The penguins have declared war on the polar bears, leaving it up to you, a loyal Ursus Maritimus soldier in a sled, to topple the enemy and stop their master plan! Physics, building game Polar PWND is all about placing objects to guide the bear down the slopes, across treacherous waters, and to the penguin-populated goal.
Presented in a cartoony world where penguins wear helmets and walruses chug away at bottles of vodka, you have to guide a sliding bear towards the a bunch of enemy penguins loitering at the other side of the screen. To achieve this feat you are equipped with ramps, bombs and mines. Ramps, as you would think, send the polar bear soldier off an angle. A well-placed bomb can propel said soldier at higher speeds, while mines blow the bear high into the air. Bombs and mines do not detonate until the bear touches them, so the trick is to arrange all these elements correctly to create a perfect penguin-colliding chain reaction.
Adding a bit of spice is the ability to rotate the ramps, plus Polar PWND doesn't really stick a limit on how many of what you can place, bucking the trend of most similar games that use such limitations to increase the difficulty. This means, technically, that you could simply force your way through some levels by just scattering a lot of mines and hoping for the best, but that does take the elegance out of your victory. Instead, some trial and error lets you tweak out the perfect sequence of ramps and explosions to get to the goal.
Analysis: First remark — this is a pretty short game and should not take you more than an hour or so to get through. It has ten levels, excluding the four tutorial stages, and none are particularly difficult. A bit of lateral thought quickly makes a solution obvious, though I have to admit one or two levels were completed with a bit of luck. Like all physics games there is a level of randomness on how the sliding bear reacts to a slide and explosion, though far, far less than anything I have played before. In fact, deviating from its usual response to a setup was the exception to the rule, thanks to a pretty solid physics engine.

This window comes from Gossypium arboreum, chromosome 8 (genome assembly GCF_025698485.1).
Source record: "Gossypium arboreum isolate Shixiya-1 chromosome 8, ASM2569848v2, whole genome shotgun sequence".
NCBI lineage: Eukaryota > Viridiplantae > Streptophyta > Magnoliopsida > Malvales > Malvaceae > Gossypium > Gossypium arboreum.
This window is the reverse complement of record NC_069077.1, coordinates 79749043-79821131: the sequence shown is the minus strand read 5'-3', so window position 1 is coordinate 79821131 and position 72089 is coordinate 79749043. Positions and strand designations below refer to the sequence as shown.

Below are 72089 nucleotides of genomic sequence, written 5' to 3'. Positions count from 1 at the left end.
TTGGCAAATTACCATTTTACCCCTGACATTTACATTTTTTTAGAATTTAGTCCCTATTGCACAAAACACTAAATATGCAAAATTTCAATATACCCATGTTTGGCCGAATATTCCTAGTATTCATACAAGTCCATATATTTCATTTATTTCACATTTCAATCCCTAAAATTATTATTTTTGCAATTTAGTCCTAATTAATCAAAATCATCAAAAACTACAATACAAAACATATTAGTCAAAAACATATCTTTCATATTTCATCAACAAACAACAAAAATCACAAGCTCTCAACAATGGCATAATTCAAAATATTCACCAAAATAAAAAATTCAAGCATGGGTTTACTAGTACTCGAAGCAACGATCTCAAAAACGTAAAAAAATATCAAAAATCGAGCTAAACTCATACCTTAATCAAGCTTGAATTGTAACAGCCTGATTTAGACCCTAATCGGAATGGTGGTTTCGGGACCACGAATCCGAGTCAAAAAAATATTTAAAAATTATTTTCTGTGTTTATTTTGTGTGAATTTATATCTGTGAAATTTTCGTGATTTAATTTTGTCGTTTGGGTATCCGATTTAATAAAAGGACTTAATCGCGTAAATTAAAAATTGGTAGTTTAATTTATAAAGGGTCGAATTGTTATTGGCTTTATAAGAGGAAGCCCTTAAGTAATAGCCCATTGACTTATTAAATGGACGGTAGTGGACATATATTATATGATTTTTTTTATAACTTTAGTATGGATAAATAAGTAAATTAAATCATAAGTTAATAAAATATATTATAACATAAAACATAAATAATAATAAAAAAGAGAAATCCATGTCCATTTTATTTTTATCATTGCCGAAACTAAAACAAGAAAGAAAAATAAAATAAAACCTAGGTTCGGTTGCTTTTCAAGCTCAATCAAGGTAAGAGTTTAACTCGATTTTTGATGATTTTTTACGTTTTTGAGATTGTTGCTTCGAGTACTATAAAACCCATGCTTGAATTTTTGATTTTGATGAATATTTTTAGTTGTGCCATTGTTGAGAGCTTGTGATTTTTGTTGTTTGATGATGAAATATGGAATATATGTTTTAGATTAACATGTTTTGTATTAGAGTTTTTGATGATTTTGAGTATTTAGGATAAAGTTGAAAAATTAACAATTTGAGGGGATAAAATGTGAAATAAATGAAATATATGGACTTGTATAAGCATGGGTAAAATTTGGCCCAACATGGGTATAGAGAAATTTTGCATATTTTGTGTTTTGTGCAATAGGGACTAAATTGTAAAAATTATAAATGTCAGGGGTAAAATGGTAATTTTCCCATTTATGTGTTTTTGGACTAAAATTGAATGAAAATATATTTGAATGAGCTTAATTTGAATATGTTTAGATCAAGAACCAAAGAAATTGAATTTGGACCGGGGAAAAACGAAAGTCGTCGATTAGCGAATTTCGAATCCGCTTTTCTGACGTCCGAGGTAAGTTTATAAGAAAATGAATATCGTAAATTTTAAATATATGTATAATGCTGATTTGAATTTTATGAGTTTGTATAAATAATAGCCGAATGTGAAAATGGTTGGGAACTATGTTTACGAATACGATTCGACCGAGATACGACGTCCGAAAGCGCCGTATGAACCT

This, combined with the easy means to change setups — you restart a puzzle without resetting your arrangement, allowing you to make slight tweaks — means the trial-and-error process is very painless. There are some tricky levels, one involving a sinking ark and another required a precise downward slide for success, but nothing that slams the brakes on you. So overall it's quite painless and though the levels show a lot of potential, Polar PWND never ups the ante. Don't misunderstand: it's a lot of fun to play, but there is much more potential here (no doubt something we will see in the sequel hinted at the end).
Where it does score highly is in the presentation. The artwork is great, though for some reason it forces low quality graphics, which is kinda obvious and sadly cannot be changed — an attempt at McGuyvering some performance improvement? The character design stands out most, though more useless comments from the swaying bottle-brandishing Walrus would have been nice.
Polar PWND comes off like a really good prequel to something bigger, instead of an entire game. In fact, I suspect it is a flashy tech demo for Orbit's physics script, in which case it does a really good job and a fun way to kill a little bit of time without completely knotting your synapses.